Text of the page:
Recently Google announced, that the second generation of Cloud SQL left the beta state and it is available. I decided to take a look, because last time when I checked it, it looked good, but I couldn’t take it seriously because of the nonexistent SLA.
Earlier this week we had a discussion with fellow DBAs about our mysql prompts, and at the end of the day it showed up, that a lot of us hit the same problem.
The problem is, that when you set up your mysql prompt then ‘\h’ will be resolved to ‘localhost’ when you connect locally – instead the name of your host as you expect it. It always bugs me, and once I spent a good afternoon figuring out how to workaround this.
Well, the workaround is not a big deal, because you can insert any text into your mysql prompt, and after you realise that you can do it, then it is easy: just put the hostname into your prompt with your chosen provisioning tool and that will do.
For example in my puppet installations I use the following setting in the template file from I generate the /etc/my.cnf file:
prompt = "\u@<%= @fqdn %> (\h) [\d]> "
It says: “username@hostname (connected_host) [database_name]” which is really informative. Let me show you this on live servers!
[email@example.com /home/banyek]# mysql -s firstname.lastname@example.org (localhost) [(none)]> \q [email@example.com /home/banyek]# mysql -s -h db-dev.xyz.kinja-ops.com firstname.lastname@example.org (db-dev.xyz.kinja-ops.com) [(none)]> \q [email@example.com /home/banyek]#
You can see that looking at this prompt I am able to say that which username I used, which host I am running the mysql command, what server will I run my commands and in which database I am.
There is also one more thing I want to show you, and that is colorising!
This is not my idea, so here’s the link the superuser article where I’ve read about that, but the idea is simple, use the ANSI escape sequences to colorise your mysql prompt. This could not be done inside a ‘prompt’ setting, but you can to this as creating an alias and echo the whole mysql command line out – where you can use the terminal control sequences.
For example here is an alias which you could check out:
$ alias colormysql=$(echo -e 'mysql --prompt="\x1B[31m\\u\x1B[34m@\x1B[32m\\h\x1B[0m:\x1B[36m\\d>\x1B[0m "')
But I am not really sure if this is generally a good idea. What do you think about that?
Saturday I was in my favourite grocery store, standing in the line, browsing the net on my phone. I read Vadim Tkachenko‘s blog post about Measuring Percona Server Docker CPU/network overhead and his findings were the opposite than mine – he didn’t found any measurable difference. Reading his post, he did found huge impact in networking which I didn’t checked, so I was re-run my checks again, but now with paying attention for network configuration.
I won’t lingering this more: he’s correct, I was wrong. After I start to use the host’s network directly – the performance degradation went away.
Yay, for Vladim!
Back in October I have write about possible ways of running multiple MySQL instances on the same hardware. As the months passing by, the project of splitting our database schemas into standalone instances is closing in, so I started to check the different ways.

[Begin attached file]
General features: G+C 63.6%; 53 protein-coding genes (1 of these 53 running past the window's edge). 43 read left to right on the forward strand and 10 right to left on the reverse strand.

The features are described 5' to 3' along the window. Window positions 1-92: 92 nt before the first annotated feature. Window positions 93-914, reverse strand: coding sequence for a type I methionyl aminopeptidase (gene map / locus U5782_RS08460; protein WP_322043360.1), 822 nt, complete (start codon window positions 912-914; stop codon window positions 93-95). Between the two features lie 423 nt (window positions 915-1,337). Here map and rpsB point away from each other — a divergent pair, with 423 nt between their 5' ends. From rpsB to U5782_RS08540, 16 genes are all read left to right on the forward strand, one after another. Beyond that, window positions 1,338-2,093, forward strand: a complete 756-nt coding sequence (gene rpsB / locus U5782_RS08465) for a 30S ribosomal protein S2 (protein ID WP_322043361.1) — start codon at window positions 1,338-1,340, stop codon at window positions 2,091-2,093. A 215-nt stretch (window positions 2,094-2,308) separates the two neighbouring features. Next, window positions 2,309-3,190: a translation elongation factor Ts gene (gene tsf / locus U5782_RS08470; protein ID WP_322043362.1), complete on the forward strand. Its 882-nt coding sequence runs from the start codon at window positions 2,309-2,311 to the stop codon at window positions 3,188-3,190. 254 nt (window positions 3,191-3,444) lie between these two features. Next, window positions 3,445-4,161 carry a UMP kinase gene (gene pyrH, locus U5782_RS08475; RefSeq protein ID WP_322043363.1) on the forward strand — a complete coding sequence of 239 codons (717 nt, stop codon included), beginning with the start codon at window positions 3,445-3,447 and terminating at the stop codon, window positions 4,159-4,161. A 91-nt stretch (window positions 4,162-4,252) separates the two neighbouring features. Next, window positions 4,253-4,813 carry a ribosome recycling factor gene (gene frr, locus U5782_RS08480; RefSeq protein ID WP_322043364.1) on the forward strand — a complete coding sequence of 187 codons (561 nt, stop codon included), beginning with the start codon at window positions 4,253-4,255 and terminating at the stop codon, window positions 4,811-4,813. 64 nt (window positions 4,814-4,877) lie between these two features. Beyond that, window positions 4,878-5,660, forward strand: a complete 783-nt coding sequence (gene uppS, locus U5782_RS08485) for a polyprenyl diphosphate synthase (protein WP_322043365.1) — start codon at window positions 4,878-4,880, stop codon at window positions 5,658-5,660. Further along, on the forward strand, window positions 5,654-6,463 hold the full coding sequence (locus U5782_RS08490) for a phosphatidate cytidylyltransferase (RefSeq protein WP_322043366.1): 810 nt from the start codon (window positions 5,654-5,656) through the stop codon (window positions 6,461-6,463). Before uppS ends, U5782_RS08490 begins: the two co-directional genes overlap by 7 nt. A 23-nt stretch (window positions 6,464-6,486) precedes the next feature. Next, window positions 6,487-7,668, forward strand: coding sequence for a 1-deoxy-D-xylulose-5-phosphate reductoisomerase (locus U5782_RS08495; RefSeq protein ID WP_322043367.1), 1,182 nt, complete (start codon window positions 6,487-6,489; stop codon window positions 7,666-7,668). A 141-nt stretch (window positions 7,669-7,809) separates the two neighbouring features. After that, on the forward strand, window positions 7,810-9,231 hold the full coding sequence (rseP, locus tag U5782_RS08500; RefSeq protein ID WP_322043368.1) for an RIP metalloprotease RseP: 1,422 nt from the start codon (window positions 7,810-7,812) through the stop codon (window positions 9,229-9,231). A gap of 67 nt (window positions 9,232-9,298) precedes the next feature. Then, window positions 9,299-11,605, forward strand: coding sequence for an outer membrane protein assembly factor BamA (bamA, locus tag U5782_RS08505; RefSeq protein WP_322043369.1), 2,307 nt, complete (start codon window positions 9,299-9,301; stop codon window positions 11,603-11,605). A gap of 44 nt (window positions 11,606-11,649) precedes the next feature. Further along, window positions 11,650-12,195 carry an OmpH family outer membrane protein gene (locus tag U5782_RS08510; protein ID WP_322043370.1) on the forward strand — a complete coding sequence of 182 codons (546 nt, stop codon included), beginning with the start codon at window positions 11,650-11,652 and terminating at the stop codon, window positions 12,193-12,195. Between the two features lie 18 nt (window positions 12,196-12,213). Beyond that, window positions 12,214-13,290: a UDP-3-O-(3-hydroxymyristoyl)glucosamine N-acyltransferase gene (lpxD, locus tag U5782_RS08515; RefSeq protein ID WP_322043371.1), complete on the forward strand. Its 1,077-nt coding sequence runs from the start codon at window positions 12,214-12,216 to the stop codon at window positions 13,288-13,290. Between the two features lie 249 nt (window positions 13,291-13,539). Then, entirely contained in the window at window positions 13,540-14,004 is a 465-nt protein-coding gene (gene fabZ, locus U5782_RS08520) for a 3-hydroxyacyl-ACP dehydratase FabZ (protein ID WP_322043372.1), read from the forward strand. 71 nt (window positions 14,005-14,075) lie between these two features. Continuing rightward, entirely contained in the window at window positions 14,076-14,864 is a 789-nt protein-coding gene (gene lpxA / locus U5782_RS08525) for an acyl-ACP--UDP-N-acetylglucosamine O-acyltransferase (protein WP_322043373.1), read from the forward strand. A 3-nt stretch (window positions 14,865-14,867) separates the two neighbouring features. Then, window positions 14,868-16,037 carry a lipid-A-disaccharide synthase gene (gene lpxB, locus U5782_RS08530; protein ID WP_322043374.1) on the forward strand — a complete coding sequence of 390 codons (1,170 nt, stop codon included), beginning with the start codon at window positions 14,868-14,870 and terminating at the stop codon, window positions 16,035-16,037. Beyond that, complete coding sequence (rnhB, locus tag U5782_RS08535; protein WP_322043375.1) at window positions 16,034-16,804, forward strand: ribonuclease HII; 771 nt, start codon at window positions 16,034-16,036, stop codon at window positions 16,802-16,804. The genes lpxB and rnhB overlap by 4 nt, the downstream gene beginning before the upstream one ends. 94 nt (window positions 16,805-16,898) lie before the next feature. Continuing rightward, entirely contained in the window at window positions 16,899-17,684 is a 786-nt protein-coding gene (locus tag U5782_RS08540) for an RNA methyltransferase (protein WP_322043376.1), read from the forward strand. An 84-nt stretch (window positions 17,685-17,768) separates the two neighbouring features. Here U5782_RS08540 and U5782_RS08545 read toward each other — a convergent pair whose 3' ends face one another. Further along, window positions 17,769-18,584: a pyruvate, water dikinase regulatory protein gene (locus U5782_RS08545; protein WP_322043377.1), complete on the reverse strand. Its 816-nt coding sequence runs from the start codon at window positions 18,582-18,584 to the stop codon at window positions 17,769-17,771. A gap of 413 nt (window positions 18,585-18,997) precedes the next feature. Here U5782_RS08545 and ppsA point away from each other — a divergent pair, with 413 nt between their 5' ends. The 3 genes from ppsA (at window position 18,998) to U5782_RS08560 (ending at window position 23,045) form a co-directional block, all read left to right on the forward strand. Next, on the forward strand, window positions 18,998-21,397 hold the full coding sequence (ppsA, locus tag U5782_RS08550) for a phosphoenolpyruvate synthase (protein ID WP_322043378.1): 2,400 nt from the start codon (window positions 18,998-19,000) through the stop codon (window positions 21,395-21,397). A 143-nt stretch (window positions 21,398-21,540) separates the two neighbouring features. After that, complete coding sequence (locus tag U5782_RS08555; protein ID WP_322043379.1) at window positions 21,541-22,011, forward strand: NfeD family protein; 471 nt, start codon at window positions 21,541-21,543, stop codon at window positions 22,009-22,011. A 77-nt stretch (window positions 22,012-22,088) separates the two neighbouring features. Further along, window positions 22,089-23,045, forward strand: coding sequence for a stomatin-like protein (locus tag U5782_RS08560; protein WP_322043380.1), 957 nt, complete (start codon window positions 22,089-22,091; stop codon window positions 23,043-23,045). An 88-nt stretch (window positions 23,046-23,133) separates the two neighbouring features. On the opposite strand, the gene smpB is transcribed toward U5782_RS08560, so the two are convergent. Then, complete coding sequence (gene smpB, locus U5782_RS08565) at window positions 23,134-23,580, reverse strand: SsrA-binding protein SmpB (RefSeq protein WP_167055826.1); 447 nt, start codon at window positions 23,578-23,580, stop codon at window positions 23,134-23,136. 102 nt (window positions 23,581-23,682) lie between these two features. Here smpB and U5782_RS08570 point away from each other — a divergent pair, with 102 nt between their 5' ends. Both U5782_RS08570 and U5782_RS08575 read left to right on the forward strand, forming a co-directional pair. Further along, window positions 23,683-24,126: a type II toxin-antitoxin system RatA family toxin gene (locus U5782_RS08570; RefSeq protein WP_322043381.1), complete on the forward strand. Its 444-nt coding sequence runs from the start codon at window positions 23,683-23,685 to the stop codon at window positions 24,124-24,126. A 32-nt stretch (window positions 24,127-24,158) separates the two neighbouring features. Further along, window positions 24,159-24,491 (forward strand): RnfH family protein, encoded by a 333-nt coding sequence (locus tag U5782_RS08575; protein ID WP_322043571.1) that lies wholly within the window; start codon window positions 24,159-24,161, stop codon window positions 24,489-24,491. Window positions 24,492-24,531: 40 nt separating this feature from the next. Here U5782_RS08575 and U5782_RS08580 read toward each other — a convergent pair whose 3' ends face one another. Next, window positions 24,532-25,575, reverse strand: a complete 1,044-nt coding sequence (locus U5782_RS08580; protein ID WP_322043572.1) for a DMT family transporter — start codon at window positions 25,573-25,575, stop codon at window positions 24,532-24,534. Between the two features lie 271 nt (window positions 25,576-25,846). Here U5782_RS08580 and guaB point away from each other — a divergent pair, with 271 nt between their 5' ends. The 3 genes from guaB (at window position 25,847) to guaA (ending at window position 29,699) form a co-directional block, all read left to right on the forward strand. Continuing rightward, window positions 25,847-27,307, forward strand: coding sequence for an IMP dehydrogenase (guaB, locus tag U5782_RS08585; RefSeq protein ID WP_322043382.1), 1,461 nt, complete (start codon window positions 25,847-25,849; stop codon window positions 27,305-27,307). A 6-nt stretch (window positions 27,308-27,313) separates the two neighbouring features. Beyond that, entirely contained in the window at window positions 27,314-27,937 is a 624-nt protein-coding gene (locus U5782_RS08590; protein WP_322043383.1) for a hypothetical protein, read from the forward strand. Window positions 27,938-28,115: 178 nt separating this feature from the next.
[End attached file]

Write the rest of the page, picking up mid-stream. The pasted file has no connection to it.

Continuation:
EDIT: This post is outdated, here is the follow up.
I am always fascinated about the cleanliness of UNIX . One tool only should do one thing, but it has to be the best in that way. The operating system itself will glue all the modules together and give you a complex feel of a system, you don’t have to take care of huge, bloated software, don’t have to deal with mysterious bugs, which are appearing random. Just small bricks of clever software, and the rest is on you.
With MySQL it is relatively easy to create point in time restores. All you need is a recent(ish) backup, and a bunch of saved binary logs. You can restore the backup you have, and when it is completed, you can use mysqlbinlog utility to apply your saved binary logs to the desired state of your database.
Currently we have one database cluster with 15 different schemas – these schemas could be either schemas which contain “real” data, or just schemas with metadata.
I guess the next evolutionary step of our database stack would be to split up the database cluster vertically along these schemas. All the data schemas should be moved to standalone mysql instances, and put the metadata schemas next to them. This also could be a good project for prepare to move a certain part of database for example to a cloud provider while other parts are still kept on bare metal.
Well, it was ended a week ago, but I had too many errands to run, so I couldn’t post anything about it.
It was really great, again.This was the third time I attended (2013 London, 2015 Santa Clara) so now I have met with a lot of familiar people – it is true that MySQL has a great community. The chosen city was great, Amsterdam is one of the coolest places of Europe, the hotel was neat, and the programs were also astounding.
(Originally posted in kinja ops blog)
Last time I was checked, how can TokuDB be used as a drop in replacement of InnoDB. The first impressions were jolly good; way less disk space usage, and the TokuDB host can be a part of the current replication cluster.
So far so good.